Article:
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Sculpture from Thailand
Ceramics from Thailand
Ceramics from Vietnam
Ceramics from Thailand

Thai ceramics in the Asia Society's collection come from two areas: north-central Thailand, where the Sawankhalok kiln sites were associated with the political sphere of the Sukhothai Kingdom, and northern Thailand, where more than two hundred kiln sites have been discovered, many of them grouped together and within close range of major cities. The flourishing of a ceramic industry in north-central Thailand during the 14th through 16th centuries and possibly later has been attributed to Chinese trade policies as there was an imperial prohibition of exporting ceramics from China from 1436 to 1465. This Chinese ban spurred the production of ceramics in countries such as Thailand and Vietnam, whose ceramics industries expanded to provide goods that were no longer available from China.

Many Thai ceramics, particularly Sawankhalok wares, were exported to Indonesia, the Philippines, and other lands. The best-known Thai ceramics from Sawankhalok are green-glazed wares. Often called celadons in the West (after a character in a 17th-century French play who wore a green costume), ceramics of this style can be traced back to early periods in Chinese history. Ceramics from northern Thailand, however, are not as well known as those from Sawankhalok since their products are only rarely represented among trade wares found abroad.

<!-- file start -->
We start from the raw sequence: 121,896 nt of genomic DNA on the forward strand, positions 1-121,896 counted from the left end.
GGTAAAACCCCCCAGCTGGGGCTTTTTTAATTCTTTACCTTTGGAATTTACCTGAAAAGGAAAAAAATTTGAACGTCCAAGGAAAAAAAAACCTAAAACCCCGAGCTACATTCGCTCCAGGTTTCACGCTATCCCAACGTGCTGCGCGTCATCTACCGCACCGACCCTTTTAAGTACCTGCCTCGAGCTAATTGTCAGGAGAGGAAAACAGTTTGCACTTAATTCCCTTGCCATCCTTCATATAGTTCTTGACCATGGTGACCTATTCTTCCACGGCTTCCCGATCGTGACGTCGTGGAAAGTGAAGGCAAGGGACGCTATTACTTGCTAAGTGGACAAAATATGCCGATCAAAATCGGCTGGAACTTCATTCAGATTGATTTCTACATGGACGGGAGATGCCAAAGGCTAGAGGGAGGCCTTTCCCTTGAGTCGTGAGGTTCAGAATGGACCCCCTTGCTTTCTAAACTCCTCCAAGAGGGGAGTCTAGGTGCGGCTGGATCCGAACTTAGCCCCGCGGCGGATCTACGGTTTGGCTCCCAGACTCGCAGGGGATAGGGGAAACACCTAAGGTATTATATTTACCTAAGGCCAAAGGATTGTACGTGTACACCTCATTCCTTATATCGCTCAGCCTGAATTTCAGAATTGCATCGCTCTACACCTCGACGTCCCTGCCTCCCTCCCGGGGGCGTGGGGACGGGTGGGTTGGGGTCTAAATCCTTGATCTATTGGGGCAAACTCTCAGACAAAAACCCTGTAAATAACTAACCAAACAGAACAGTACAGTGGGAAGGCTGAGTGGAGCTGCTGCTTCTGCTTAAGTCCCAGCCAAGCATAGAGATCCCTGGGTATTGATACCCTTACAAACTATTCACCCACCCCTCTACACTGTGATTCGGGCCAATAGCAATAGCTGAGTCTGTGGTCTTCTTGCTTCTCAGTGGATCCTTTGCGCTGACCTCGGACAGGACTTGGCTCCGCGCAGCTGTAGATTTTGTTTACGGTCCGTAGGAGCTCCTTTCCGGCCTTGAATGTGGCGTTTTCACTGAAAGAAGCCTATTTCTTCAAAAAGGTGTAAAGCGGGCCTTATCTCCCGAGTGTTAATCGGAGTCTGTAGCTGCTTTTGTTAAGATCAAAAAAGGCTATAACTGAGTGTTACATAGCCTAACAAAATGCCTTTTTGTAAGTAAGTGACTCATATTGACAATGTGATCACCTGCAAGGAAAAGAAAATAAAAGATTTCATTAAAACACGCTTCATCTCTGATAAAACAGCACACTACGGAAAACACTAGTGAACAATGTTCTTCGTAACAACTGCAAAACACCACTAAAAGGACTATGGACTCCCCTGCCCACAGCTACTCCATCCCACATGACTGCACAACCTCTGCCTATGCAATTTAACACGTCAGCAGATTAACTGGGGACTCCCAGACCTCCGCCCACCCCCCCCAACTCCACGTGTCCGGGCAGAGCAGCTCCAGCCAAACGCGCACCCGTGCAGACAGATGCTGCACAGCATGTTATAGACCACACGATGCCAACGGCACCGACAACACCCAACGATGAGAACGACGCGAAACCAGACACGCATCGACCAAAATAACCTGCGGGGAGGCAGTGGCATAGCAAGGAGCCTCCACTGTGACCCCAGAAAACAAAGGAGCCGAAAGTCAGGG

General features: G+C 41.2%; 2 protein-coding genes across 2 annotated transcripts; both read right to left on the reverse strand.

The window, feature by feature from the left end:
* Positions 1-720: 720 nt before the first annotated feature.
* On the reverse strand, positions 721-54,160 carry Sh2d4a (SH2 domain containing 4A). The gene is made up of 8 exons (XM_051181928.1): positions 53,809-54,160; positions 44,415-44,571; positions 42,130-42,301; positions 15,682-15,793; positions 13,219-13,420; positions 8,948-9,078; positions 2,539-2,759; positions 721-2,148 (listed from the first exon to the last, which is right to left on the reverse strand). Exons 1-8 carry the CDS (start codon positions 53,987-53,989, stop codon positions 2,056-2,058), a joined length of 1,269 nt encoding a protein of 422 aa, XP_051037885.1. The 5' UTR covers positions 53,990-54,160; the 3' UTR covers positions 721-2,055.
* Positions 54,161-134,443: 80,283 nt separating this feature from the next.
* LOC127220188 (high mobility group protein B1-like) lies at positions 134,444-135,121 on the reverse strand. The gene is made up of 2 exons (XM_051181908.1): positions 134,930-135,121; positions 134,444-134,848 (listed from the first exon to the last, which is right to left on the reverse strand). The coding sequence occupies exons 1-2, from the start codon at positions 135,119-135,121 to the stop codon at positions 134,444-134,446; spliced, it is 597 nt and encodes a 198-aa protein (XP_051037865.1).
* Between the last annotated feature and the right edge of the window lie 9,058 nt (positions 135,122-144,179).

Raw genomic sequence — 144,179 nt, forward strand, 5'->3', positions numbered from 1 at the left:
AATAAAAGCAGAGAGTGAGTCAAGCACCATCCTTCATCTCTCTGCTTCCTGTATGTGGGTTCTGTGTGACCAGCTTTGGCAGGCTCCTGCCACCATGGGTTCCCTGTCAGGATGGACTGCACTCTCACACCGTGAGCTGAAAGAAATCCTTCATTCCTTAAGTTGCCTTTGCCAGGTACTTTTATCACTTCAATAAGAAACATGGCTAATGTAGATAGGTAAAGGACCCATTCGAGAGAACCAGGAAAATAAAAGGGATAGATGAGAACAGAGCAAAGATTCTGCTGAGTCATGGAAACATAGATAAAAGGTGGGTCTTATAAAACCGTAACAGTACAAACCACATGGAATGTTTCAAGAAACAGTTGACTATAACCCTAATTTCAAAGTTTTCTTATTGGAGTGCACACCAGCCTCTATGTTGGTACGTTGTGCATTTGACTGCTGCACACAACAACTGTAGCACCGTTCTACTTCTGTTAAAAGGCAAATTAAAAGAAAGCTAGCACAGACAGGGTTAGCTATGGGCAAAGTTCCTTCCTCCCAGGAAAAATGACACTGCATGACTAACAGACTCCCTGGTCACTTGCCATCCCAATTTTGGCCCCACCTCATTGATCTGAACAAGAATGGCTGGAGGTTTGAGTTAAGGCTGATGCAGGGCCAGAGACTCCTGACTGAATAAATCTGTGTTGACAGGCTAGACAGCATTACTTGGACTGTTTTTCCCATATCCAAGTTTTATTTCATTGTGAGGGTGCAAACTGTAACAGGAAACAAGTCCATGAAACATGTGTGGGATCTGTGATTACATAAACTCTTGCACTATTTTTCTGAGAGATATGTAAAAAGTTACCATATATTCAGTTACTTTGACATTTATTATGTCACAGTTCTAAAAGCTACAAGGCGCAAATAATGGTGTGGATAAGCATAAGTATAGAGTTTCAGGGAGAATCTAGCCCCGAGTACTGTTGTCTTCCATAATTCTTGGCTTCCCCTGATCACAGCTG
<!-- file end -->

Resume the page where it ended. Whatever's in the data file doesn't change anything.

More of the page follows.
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Covered Jar

Spouted Jar (Kendi)

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